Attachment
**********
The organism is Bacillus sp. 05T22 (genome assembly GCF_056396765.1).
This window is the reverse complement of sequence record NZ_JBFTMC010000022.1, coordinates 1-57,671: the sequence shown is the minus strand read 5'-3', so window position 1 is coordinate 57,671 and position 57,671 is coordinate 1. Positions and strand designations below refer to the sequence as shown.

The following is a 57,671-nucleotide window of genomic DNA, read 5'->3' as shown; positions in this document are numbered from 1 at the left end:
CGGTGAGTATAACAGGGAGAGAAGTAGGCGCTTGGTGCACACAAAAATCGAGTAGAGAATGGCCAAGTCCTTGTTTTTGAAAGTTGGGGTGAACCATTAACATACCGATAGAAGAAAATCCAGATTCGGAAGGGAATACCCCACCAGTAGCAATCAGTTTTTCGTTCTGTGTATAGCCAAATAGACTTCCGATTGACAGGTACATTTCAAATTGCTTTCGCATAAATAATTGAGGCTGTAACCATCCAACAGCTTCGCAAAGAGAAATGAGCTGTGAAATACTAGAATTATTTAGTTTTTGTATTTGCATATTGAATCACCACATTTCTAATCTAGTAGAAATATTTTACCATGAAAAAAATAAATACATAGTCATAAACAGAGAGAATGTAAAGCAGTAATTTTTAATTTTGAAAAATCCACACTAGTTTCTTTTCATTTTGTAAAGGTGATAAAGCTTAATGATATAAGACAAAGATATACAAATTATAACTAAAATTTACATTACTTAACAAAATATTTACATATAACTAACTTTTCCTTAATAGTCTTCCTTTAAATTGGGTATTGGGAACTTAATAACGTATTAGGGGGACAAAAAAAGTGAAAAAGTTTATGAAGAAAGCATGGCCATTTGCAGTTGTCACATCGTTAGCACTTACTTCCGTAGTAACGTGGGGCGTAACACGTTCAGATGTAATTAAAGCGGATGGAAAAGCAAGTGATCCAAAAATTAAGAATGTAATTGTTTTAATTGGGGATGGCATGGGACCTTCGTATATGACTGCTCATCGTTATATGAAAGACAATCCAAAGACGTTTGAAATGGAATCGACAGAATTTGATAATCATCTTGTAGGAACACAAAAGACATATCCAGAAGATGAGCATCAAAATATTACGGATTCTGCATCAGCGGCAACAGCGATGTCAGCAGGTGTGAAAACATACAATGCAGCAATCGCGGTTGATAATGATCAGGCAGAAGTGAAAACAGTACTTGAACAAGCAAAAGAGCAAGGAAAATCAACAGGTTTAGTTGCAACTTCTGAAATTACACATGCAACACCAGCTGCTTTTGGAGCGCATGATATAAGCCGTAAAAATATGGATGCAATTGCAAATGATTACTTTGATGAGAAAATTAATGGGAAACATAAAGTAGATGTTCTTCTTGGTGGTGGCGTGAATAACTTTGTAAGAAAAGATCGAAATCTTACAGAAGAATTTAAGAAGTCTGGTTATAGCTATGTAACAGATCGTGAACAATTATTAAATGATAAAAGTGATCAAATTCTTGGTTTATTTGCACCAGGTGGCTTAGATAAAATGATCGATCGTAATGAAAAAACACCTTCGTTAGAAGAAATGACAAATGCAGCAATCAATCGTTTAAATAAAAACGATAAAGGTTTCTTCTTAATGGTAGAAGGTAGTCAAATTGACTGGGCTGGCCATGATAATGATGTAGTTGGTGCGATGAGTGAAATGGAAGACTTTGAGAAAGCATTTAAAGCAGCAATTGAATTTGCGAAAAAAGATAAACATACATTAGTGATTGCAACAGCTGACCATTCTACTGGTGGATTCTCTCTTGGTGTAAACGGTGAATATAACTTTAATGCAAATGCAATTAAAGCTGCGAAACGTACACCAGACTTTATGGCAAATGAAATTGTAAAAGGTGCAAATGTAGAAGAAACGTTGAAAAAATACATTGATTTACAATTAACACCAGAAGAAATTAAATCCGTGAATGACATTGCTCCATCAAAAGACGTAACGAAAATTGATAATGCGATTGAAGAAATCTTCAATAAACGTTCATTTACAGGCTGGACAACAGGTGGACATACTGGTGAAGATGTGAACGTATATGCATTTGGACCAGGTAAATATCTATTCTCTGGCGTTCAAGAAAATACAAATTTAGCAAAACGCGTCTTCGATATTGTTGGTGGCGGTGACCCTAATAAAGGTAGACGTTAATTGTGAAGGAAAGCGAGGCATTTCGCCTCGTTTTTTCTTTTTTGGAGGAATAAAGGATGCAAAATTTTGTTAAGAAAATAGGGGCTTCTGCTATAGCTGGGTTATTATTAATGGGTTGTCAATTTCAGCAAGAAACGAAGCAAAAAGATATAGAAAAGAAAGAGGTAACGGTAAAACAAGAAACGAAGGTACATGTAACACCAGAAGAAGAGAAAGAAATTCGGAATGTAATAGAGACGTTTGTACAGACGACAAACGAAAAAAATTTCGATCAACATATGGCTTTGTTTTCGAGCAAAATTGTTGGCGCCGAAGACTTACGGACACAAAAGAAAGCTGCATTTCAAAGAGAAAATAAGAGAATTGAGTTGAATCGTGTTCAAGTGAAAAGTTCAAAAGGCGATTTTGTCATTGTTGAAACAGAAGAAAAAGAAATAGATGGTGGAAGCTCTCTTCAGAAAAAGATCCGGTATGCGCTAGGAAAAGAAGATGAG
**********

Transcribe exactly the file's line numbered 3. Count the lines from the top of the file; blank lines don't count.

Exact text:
The following is a 57,671-nucleotide window of genomic DNA, read 5'->3' as shown; positions in this document are numbered from 1 at the left end: